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There have been efforts by scientist to try and mix up the genome of the chimpanzee and that of the human being to see if the characters can merge. A chimpanzee has been the target of these studies considering the many characters that it shares with the humans. Thy have been hence trying to put the speech hormones in chimpanzees to see if they would make them talk. This has however been in vain considering that the mechanical make up of a chimpanzee can not be compared to that of a human being. The exchange of such materials has been in fact identified to interfere with the make up of the two organisms. The FOXP2 hormone operates mainly in the brain and the lungs, this are crucial organs that can affect the functioning of the body if correct measures are not followed. Scientists have not given up on the study and they do believe that one day they will manage to integrate these hormones to achieve the desired results. FOXP2 hormone is a simple hormone that is composed of different features; the hormone may not remain to be the same because it is transferred from one organism to another. It has continued to display different natures in varying living organisms which is making nit complicated for the scientists to modify it. It is also not easy to obtain especially in humans considering the areas in which they are synthesized and produced.

In conclusion, the FOXP2 protein is responsible for human speech and cognitive development. If this gene was expressed in chimpanzees, it is not a guarantee that the chimps would talk and act like the human beings. This is demonstrated by the fact that human beings carry the mouse tail gene but do not express it physically. Similarly, increasing FOXP2 in chimps does not mean they would talk. Consequently, tampering with brain genes would only result in damage even to a point of ruining the cognitive capacity of chimps. It is not FOXP2 as a single gene that affects speech, but it’s the nature of combination with other cells, which is only unique in the human brain and not in the chimp’s brain. Efforts of producing human speech in a chimpanzee would just be futile (Giorgio 15). Mixing individuals violates their genetic uniqueness thus speech should be left as a unique quality of human beings only. This discovery could be in opposition to the theory of revolution where by man has been thought to originate from apes. Science itself has come up with findings that may reveal that the human genes and those of the apes may not be integrated. The few experiments that have been done have produced negative results that have diverse effects on the victims. In fact apes are rarely used to experiment the appropriate medicine that can be used in humans. Organisms that are mostly used for the same are mice which have revealed more promising results. The journey is however never final for the scientists who are forever behind their microscopes to feed the world with new findings.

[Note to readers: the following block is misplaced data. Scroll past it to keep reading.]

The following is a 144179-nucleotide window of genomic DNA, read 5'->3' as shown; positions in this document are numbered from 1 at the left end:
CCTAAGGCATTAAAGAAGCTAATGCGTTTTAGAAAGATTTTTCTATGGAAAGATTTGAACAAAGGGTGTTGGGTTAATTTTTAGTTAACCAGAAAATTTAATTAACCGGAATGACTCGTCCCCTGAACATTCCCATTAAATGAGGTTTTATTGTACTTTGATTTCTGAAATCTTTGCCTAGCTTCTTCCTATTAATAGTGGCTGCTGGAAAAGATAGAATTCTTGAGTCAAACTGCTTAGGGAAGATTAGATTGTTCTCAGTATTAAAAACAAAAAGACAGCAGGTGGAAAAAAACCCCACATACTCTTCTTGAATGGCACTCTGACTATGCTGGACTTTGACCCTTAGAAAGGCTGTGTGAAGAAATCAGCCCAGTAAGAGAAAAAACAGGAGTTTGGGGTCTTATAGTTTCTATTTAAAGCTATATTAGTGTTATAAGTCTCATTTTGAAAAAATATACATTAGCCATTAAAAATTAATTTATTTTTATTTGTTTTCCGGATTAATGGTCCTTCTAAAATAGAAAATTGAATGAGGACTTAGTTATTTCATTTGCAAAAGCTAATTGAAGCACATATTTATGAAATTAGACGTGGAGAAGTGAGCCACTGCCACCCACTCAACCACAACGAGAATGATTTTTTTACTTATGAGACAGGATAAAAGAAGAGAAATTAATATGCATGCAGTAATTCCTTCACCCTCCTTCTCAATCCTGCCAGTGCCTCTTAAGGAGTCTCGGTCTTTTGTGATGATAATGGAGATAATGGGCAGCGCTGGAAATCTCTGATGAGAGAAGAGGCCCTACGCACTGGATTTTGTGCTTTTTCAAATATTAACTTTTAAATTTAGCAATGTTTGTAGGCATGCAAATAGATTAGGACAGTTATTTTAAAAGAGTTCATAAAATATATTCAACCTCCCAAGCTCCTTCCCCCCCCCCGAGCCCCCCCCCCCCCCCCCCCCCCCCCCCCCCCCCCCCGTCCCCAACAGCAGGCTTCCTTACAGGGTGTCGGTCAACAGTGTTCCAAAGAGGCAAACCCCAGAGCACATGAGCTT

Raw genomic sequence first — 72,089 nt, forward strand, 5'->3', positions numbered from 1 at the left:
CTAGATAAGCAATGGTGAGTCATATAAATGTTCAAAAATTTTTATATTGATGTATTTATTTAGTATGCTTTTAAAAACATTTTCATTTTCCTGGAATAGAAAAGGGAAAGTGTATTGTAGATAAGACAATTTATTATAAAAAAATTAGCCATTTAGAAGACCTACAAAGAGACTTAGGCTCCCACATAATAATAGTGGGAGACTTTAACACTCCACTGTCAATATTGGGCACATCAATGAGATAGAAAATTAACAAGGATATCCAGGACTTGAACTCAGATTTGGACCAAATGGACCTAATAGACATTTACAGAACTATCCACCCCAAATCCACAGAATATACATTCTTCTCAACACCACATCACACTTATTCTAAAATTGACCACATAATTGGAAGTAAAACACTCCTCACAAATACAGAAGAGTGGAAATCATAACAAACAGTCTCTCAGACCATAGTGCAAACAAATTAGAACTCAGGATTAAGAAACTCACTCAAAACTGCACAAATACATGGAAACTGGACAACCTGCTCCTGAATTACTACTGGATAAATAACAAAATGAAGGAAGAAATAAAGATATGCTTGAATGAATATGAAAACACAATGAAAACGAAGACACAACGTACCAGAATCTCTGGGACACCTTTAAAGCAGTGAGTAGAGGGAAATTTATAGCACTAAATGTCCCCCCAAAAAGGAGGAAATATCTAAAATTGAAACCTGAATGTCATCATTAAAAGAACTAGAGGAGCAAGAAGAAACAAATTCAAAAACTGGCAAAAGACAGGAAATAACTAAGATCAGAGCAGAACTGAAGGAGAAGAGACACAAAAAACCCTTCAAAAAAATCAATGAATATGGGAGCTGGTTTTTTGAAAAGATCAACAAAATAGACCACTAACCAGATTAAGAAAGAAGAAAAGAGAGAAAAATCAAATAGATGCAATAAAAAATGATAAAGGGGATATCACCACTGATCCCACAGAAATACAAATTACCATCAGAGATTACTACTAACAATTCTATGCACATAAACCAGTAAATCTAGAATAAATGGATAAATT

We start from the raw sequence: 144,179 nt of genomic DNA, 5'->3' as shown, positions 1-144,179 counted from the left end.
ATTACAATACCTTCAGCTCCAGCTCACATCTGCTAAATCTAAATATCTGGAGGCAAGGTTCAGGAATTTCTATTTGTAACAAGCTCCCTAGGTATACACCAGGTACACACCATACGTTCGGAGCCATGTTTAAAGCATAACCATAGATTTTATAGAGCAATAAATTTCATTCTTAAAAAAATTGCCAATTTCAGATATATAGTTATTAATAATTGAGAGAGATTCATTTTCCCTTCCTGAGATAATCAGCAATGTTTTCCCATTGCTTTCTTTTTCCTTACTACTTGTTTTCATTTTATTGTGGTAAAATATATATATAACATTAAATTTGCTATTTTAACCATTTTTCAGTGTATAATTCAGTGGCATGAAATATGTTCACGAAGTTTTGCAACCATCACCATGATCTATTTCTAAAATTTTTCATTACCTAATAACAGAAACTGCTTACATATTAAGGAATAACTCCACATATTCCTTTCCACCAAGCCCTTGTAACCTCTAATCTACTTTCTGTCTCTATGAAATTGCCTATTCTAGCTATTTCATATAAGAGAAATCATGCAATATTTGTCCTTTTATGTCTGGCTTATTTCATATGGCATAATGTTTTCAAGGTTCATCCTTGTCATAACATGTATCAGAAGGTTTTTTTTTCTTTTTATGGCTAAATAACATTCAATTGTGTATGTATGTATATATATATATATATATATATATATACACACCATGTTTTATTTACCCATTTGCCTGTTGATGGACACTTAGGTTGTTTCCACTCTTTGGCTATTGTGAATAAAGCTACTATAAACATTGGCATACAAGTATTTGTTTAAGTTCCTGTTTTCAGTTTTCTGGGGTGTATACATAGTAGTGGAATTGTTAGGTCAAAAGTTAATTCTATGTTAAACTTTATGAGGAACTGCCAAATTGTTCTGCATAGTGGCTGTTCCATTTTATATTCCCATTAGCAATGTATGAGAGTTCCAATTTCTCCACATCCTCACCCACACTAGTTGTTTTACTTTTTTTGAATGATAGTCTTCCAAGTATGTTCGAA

Works Cited

Fisher, Gary. Accelerated evolution of nervous system genes in the origin of Homosapiens. New York: Atheneum publishers, 1998.

Gathercole, Susan. Phonological memory deficits in language Columbus. USA: Battelle Institute, 1990.

Giorgio, Carmignoto. What makes man different from other primates? Journal of Physiology, 559 (2006): 3-15.

Motoo, Kimura. On the probability of fixation of mutant genes in a population. Genetics 47 (1999): 713–719.

Sherron, Watkins. Behavioral analysis of an inherited speech and language disorder. Journal of psychology, 125 (2002): 452–464.

Wolfgang, Enard. Molecular evolution of FOXP2, a gene involved in speech and language. Genetics, 418 (2002): 869 – 872.